Discussion in 'General Gallery' started by altyfc, Sep 12, 2007.
Just back from Brittany... would appreciate any comments on the following shots:
I think 3 is BY FAR the best shot. 4 is great as well...
Great find, there.
I agree on three being the best. 4 is great, needs to have a little more contrast to really bring the image out.
Thanks for the feedback. Here's the third shot with a bit more contrast.
That one is better the way it was...you are overdoing the shadows in this one...
Try a bit in the 4th shot...
Another voice saying #3 is my fave. I prefer the composition in 3, with the rotting 'ribs' in the foreground not extending up as high as in #4, and the angle at which the boat is positioned. The b/w treatment works really well too.
Number four, I think, is the winner. And I wouldn't touch the contrast on it. The tones are great, and there is both shadow and highlight detail. Very smooth.
Only thing I might suggest trying is burning the corners a bit, and the top of the cabin. Perhaps the edges of the frame, as well. Upper left corner, in particular, is pretty bright.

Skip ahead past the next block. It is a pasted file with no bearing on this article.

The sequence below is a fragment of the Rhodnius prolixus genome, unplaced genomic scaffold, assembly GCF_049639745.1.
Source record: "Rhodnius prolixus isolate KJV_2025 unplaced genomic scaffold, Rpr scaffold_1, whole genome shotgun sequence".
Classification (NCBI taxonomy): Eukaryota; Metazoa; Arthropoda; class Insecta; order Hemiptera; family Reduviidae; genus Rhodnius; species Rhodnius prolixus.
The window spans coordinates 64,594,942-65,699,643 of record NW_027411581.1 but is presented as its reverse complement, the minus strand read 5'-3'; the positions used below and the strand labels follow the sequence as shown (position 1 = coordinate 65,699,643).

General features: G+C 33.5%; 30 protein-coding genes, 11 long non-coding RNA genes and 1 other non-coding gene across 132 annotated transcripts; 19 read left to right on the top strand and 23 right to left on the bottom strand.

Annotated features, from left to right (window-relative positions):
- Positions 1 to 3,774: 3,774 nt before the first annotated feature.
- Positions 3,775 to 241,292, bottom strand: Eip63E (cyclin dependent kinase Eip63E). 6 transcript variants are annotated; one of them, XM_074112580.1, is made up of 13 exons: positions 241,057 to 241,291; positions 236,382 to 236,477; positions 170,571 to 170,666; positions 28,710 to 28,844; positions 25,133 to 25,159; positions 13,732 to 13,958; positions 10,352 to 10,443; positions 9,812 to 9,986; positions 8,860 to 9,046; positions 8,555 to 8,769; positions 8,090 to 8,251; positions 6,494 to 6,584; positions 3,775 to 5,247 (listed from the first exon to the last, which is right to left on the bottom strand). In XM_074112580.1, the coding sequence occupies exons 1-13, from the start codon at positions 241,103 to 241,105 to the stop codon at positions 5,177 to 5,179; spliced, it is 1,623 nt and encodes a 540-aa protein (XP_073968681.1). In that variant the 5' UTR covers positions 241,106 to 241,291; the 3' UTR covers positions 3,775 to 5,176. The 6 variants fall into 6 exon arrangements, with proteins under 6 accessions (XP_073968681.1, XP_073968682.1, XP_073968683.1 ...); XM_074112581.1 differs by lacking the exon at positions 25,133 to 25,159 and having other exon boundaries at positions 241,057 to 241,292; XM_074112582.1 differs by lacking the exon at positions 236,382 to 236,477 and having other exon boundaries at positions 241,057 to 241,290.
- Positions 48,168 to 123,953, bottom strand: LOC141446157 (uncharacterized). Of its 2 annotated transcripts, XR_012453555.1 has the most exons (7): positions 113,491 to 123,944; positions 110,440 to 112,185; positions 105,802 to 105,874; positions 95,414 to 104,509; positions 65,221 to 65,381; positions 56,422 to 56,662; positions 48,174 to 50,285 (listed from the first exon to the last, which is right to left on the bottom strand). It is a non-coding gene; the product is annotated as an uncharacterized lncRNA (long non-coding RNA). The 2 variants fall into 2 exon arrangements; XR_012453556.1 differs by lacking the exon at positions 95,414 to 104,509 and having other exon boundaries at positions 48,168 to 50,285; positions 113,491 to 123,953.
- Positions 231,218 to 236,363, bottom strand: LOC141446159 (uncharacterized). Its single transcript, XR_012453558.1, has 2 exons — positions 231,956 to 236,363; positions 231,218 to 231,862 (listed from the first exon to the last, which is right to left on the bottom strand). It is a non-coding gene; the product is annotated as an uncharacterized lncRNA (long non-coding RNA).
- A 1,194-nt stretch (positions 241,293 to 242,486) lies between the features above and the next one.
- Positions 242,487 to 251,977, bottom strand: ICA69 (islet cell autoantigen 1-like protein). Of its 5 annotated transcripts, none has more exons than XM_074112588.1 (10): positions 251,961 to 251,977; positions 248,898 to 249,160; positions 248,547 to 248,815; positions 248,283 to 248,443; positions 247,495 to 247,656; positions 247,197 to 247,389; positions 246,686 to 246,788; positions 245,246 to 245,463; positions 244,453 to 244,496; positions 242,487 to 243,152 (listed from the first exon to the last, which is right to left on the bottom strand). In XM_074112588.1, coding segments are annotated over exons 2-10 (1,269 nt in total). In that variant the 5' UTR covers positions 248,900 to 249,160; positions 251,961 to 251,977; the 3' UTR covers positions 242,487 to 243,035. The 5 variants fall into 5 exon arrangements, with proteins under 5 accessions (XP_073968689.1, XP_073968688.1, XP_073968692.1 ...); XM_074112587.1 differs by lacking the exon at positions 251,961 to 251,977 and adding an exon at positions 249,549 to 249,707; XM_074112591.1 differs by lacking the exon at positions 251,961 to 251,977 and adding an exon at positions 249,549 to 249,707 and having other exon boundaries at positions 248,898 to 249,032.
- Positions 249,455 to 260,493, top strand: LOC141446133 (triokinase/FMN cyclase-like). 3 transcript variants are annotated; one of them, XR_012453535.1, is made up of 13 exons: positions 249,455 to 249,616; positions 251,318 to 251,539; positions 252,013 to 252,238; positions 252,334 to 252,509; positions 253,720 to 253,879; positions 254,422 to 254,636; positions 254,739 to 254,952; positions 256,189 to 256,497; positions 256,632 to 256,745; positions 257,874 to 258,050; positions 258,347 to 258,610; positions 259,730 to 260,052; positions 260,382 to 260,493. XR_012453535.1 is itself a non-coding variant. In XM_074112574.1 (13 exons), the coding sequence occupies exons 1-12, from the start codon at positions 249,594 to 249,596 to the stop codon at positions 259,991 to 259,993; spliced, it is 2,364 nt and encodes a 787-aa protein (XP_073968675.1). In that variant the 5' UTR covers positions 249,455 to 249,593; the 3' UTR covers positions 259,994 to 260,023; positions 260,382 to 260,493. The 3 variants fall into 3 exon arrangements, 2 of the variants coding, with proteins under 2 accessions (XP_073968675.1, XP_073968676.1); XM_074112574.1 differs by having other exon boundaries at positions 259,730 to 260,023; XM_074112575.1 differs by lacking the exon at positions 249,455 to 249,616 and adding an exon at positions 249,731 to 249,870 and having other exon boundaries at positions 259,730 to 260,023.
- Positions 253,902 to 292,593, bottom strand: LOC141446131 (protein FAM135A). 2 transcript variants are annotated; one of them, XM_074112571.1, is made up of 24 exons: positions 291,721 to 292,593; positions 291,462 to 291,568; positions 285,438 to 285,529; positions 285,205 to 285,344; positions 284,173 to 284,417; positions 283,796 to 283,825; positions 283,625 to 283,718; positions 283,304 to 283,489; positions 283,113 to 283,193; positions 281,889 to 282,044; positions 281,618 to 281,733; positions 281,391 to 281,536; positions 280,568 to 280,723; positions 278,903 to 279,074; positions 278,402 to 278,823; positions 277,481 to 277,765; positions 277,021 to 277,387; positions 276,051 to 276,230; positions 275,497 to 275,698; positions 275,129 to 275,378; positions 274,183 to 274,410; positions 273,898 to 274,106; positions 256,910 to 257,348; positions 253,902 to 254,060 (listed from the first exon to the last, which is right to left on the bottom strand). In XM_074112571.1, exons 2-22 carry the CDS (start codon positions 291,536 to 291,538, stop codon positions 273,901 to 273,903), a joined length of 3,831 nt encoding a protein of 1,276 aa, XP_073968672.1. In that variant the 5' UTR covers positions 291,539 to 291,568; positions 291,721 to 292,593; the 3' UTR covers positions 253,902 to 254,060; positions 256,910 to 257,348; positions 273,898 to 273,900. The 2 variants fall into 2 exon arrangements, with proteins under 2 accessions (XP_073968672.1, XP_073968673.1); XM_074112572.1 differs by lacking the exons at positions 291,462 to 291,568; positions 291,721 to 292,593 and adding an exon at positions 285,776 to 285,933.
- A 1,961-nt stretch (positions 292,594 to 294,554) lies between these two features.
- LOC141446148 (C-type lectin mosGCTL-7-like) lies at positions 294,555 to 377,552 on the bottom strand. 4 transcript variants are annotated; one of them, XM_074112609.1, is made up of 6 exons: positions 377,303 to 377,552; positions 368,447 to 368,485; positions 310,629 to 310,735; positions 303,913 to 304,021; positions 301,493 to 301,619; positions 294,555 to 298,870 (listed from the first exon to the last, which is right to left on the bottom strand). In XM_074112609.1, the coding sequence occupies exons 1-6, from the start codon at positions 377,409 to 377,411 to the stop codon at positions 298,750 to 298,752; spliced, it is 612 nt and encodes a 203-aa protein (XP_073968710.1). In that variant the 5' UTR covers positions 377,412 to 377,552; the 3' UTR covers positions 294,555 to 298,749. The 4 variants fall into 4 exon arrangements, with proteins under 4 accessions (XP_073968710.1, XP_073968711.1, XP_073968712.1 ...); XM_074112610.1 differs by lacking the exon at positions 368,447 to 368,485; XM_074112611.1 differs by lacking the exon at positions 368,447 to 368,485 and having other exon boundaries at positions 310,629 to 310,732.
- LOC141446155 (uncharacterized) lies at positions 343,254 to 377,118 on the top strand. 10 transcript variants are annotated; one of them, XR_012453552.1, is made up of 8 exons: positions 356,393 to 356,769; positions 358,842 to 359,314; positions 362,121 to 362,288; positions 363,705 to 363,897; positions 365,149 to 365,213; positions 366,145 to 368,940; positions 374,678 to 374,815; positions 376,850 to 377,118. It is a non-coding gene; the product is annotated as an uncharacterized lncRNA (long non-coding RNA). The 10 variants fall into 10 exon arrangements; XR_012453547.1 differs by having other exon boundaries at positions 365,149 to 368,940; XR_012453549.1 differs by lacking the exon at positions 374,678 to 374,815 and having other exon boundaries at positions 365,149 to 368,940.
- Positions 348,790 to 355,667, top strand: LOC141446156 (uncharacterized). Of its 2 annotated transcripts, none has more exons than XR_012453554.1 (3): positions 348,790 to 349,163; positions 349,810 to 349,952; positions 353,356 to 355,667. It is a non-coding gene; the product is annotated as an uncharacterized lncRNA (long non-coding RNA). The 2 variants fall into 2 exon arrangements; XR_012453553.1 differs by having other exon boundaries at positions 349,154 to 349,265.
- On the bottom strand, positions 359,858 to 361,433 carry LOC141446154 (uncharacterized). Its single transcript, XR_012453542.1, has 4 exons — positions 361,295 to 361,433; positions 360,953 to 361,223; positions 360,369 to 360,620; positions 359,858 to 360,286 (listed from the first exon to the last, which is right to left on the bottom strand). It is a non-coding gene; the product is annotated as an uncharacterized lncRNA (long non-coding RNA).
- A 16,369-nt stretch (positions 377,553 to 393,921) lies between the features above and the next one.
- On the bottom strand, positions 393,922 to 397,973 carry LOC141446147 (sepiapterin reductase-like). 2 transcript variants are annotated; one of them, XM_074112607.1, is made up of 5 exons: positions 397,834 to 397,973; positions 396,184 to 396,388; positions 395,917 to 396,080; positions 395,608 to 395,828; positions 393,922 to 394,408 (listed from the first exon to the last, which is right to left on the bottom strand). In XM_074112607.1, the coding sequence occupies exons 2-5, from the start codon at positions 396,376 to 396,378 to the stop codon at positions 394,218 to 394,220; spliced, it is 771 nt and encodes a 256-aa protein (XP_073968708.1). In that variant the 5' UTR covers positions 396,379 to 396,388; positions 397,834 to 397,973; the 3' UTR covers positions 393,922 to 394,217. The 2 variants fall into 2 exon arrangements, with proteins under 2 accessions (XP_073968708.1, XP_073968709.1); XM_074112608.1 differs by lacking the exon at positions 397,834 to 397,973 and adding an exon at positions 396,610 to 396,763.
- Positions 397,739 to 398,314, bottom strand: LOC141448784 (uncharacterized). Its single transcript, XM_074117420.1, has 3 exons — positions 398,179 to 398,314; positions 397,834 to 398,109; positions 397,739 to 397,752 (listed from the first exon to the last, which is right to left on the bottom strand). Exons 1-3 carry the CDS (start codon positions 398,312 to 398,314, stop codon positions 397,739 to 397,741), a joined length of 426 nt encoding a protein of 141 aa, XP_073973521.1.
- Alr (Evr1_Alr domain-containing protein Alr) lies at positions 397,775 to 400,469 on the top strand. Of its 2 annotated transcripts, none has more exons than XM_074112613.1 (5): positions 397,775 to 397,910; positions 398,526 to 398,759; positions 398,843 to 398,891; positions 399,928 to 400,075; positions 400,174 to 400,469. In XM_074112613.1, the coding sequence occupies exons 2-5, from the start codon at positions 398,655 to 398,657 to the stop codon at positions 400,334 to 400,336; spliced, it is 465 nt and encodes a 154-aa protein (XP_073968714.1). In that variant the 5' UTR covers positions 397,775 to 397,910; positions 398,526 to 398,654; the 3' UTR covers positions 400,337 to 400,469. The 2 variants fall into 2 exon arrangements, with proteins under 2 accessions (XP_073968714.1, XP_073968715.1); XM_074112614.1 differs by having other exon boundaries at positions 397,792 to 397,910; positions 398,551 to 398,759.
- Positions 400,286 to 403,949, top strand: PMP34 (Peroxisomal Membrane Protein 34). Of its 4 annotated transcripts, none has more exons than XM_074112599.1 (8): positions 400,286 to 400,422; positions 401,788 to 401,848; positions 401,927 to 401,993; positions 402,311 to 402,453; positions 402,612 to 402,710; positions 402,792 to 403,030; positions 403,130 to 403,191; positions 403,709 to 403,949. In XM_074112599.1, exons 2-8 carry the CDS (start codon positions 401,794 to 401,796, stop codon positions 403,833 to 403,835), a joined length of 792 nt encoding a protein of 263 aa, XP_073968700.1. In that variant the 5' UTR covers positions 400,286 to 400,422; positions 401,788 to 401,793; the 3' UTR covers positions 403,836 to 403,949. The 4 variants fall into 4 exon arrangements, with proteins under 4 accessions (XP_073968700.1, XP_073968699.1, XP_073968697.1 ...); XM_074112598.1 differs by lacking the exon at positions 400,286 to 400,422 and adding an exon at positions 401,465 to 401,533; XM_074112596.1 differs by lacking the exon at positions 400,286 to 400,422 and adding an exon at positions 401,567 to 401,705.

Quite nice though.
I also like the first, with the wreck in the far distance. It is a bit centred in 1, but you have to look and look for it. I like that.
Somehow it also reminds me of a children's poem I used to know when I was little and used to read out to my kids when they were little, but telling you about that one is no use --- it is in German . But it was about a ship (not all wrecked as yet) out of use and only sitting somewhere, and how that ship dreams of going to faraway lands and such...
Ooops... sorry, I increased the contrast on the wrong one.
Thanks for all the feedback everyone. It's greatly appreciated. I think the downfall of the last two is the sky. You say I should burn that...? Does that just darken it or do something else? Thanks...
what a cool find
Burning makes it darker. The term comes from the darkroom process of increasing exposure on an area of the print, making it darker in that area, while leaving the rest as-is. With negative films, this can also bring out more detail in the bright areas; not sure whether this will work for digital captures, or how well it will work for scanned negatives, and it usually won't work for scanned prints. Someone with more experience in digital work can probably clear that up.
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